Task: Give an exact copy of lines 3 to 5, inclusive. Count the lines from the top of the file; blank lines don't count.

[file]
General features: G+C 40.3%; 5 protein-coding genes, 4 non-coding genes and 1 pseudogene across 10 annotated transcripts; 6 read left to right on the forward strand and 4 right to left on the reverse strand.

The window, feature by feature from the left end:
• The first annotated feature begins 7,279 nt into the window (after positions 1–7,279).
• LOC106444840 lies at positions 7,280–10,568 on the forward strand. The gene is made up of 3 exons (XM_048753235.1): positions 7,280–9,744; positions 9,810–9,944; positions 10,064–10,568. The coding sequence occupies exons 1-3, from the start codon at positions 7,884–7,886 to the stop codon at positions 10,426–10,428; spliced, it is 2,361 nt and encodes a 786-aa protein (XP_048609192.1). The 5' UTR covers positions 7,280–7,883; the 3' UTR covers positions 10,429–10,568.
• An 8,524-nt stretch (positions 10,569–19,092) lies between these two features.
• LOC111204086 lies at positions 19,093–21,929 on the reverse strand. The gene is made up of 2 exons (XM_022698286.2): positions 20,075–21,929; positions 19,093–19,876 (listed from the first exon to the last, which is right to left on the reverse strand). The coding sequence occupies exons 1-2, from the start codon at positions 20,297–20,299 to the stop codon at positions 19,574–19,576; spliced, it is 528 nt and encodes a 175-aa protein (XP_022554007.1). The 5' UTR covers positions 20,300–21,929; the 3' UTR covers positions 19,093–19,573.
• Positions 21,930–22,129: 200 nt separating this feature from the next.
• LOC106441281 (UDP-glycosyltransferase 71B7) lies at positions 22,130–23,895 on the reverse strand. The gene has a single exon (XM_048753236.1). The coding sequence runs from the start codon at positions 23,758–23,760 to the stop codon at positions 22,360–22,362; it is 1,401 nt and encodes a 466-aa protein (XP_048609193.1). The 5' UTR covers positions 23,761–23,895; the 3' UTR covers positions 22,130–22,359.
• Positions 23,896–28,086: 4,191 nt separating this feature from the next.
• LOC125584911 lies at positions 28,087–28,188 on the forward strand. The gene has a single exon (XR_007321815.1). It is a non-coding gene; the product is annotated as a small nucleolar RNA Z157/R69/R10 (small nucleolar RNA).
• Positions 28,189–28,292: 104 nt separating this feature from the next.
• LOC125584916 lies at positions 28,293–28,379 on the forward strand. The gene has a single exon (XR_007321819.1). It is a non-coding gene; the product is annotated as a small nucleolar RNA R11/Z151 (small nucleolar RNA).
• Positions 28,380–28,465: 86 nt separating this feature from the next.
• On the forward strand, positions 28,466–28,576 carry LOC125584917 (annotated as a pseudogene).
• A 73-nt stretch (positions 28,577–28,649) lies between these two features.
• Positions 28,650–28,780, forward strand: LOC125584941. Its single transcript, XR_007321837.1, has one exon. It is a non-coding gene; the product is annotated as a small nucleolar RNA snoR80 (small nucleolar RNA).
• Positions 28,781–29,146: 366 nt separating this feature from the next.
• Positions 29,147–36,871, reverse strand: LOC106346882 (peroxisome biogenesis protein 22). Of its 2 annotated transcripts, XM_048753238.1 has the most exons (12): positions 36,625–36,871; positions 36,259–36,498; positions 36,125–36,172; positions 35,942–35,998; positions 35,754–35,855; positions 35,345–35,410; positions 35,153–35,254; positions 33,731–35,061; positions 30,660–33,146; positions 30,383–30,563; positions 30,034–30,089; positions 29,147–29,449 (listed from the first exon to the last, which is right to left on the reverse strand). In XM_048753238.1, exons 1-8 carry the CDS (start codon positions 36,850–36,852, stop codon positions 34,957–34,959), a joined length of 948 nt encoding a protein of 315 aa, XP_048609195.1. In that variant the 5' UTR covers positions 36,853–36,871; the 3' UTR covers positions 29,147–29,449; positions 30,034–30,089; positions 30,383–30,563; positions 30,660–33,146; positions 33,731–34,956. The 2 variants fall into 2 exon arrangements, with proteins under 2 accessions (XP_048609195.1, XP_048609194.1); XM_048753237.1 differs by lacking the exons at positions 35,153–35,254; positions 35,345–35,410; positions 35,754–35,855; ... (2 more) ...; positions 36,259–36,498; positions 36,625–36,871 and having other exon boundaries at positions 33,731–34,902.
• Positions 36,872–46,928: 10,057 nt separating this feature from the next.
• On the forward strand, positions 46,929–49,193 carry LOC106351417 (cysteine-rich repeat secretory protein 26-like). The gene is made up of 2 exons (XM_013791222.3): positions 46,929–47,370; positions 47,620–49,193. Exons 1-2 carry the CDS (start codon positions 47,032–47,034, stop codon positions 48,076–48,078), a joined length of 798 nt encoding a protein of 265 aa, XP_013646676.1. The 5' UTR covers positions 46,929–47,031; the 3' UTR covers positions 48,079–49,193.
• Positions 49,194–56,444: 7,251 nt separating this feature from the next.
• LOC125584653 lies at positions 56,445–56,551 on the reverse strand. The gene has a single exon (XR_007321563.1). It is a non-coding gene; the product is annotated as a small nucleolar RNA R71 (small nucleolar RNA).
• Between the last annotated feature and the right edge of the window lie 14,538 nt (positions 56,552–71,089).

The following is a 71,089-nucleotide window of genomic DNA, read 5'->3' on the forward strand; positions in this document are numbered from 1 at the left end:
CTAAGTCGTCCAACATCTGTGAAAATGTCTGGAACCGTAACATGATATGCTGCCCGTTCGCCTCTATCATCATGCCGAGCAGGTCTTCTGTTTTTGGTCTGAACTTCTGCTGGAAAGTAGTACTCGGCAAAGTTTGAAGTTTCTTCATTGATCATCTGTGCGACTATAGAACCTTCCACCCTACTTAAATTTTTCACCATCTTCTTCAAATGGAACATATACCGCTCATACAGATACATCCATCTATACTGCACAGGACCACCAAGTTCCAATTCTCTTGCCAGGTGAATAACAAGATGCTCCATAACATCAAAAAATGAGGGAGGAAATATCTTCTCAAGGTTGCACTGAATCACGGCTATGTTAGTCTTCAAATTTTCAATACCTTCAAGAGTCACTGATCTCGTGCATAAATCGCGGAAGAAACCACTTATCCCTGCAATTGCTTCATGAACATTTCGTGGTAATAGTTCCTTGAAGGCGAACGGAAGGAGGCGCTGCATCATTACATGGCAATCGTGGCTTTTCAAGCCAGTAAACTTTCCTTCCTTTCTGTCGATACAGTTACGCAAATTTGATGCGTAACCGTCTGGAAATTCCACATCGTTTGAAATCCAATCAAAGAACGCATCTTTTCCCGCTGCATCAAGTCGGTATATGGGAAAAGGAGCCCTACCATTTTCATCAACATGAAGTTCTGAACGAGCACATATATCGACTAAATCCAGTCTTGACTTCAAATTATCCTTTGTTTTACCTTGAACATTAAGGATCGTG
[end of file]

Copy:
• The first annotated feature begins 7,279 nt into the window (after positions 1–7,279).
• LOC106444840 lies at positions 7,280–10,568 on the forward strand. The gene is made up of 3 exons (XM_048753235.1): positions 7,280–9,744; positions 9,810–9,944; positions 10,064–10,568. The coding sequence occupies exons 1-3, from the start codon at positions 7,884–7,886 to the stop codon at positions 10,426–10,428; spliced, it is 2,361 nt and encodes a 786-aa protein (XP_048609192.1). The 5' UTR covers positions 7,280–7,883; the 3' UTR covers positions 10,429–10,568.
• An 8,524-nt stretch (positions 10,569–19,092) lies between these two features.